Robert Heinlein? Napoleon Bonaparte? Ayn Rand? David Hume? Johann Wolfgang von Goethe? Robert J. Hanlon? Arthur Cushman McGiffert? William James Laidlay? Ernst Haeckel? Thomas F. Woodlock? Nick Diamos?
Dear Quote Investigator: It is easy to impute hostility to the actions of others when a situation is actually unclear. A popular insightful adage attempts to constrain this type of bitter speculation. Here are two versions:
- Never ascribe to malice, that which can be explained by stupidity
- Don’t ascribe to malice what can be plainly explained by incompetence.
This notion has been attributed to military leader Napoleon Bonaparte, to science fiction author Robert Heinlein, and to others. It is often called “Hanlon’s Razor”. Would you please explore its provenance?
Quote Investigator: QI has found no substantive support for ascribing the statement to Napoleon Bonaparte. Robert Heinlein did include a thematically similar remark in a 1941 short story.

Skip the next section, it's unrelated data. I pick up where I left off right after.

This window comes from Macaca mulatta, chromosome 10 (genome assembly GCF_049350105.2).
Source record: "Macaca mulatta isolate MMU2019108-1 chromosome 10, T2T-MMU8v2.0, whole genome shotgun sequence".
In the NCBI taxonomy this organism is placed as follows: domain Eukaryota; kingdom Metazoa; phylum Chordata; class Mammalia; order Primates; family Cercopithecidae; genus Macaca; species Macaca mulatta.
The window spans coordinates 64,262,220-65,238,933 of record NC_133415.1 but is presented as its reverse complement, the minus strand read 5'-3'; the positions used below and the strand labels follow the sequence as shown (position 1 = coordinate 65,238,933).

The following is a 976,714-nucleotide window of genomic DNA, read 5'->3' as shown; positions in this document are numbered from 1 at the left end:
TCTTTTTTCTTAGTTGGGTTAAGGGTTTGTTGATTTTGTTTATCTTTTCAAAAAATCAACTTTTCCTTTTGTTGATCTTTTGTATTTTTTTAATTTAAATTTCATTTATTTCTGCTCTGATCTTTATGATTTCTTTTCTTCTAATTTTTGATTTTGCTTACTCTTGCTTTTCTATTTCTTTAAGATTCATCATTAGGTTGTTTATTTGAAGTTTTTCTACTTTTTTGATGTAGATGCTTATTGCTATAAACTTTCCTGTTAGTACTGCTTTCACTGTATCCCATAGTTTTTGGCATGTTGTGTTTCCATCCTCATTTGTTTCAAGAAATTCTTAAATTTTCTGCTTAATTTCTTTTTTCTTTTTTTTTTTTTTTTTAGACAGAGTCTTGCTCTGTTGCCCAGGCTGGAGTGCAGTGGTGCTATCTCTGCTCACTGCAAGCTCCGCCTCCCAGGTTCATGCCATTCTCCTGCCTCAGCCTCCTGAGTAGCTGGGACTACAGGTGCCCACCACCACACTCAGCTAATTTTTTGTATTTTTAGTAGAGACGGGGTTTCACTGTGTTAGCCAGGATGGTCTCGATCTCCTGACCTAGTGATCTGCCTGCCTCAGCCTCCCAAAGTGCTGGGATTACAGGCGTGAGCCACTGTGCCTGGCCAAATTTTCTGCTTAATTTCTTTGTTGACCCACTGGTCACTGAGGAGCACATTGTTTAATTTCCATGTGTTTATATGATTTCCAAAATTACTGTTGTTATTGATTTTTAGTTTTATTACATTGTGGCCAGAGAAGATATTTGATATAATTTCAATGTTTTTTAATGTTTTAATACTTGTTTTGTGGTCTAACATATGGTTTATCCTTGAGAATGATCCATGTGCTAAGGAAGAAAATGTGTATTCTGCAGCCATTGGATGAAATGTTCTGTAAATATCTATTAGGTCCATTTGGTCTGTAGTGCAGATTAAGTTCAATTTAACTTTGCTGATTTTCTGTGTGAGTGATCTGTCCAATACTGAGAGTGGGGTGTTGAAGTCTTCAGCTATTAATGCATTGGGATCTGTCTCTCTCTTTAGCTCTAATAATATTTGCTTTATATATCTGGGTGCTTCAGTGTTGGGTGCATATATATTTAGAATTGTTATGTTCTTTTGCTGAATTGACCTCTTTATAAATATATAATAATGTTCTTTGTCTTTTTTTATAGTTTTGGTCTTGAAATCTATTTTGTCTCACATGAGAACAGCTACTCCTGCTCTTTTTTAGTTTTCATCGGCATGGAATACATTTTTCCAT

The earliest close match known to QI appeared in the 1980 compilation “Murphy’s Law Book Two: More Reasons Why Things Go Wrong” edited by Arthur Bloch. Boldface added to excerpts by QI: 1
Never attribute to malice that which is adequately explained by stupidity.
The description “Hanlon’s Razor” was used because the creator was a computer programmer named Robert J. Hanlon. The phrase “Hanlon’s Razor” was analogous to the phrase “Occam’s Razor”. Both referred to heuristics designed to prune sets of hypotheses by favoring simplicity. More details about Hanlon are presented further below based on the research conducted by quotation expert Mardy Grothe appearing in the 2011 book “Neverisms”.
Many people have expressed similar thoughts over the years and additional selected citations in chronological order are shown below.
- 1980, Murphy’s Law Book Two: More Reasons Why Things Go Wrong, Compiled and Edited by Arthur Bloch, Quote Page 52, Price/Stern/Sloan Publishers Inc., Los Angeles, California. (Verified with scans) ↩